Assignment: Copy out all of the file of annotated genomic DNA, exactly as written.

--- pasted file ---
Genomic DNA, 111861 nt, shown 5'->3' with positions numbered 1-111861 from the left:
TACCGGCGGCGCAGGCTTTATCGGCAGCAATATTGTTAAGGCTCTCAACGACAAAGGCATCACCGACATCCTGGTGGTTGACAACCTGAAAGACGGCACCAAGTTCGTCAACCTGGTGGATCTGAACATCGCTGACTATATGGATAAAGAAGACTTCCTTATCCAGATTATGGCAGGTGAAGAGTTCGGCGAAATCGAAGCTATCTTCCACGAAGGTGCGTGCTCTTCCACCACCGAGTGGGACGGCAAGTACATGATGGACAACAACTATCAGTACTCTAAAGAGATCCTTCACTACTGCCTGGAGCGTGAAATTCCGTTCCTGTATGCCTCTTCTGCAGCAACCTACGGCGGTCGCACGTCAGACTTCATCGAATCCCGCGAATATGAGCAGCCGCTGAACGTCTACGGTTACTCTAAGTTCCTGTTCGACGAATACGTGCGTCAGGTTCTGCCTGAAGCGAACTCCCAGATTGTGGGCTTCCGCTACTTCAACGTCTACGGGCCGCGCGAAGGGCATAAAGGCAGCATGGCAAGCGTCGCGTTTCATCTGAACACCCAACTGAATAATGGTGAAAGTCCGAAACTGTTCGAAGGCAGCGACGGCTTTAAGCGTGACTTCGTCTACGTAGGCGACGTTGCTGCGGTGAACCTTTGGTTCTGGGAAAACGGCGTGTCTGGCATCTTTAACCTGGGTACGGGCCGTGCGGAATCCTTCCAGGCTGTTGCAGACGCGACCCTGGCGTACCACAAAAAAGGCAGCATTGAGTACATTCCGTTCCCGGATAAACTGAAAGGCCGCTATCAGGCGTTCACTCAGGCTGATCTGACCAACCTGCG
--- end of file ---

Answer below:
Genomic DNA, 111861 nt, shown 5'->3' with positions numbered 1-111861 from the left:
TACCGGCGGCGCAGGCTTTATCGGCAGCAATATTGTTAAGGCTCTCAACGACAAAGGCATCACCGACATCCTGGTGGTTGACAACCTGAAAGACGGCACCAAGTTCGTCAACCTGGTGGATCTGAACATCGCTGACTATATGGATAAAGAAGACTTCCTTATCCAGATTATGGCAGGTGAAGAGTTCGGCGAAATCGAAGCTATCTTCCACGAAGGTGCGTGCTCTTCCACCACCGAGTGGGACGGCAAGTACATGATGGACAACAACTATCAGTACTCTAAAGAGATCCTTCACTACTGCCTGGAGCGTGAAATTCCGTTCCTGTATGCCTCTTCTGCAGCAACCTACGGCGGTCGCACGTCAGACTTCATCGAATCCCGCGAATATGAGCAGCCGCTGAACGTCTACGGTTACTCTAAGTTCCTGTTCGACGAATACGTGCGTCAGGTTCTGCCTGAAGCGAACTCCCAGATTGTGGGCTTCCGCTACTTCAACGTCTACGGGCCGCGCGAAGGGCATAAAGGCAGCATGGCAAGCGTCGCGTTTCATCTGAACACCCAACTGAATAATGGTGAAAGTCCGAAACTGTTCGAAGGCAGCGACGGCTTTAAGCGTGACTTCGTCTACGTAGGCGACGTTGCTGCGGTGAACCTTTGGTTCTGGGAAAACGGCGTGTCTGGCATCTTTAACCTGGGTACGGGCCGTGCGGAATCCTTCCAGGCTGTTGCAGACGCGACCCTGGCGTACCACAAAAAAGGCAGCATTGAGTACATTCCGTTCCCGGATAAACTGAAAGGCCGCTATCAGGCGTTCACTCAGGCTGATCTGACCAACCTGCG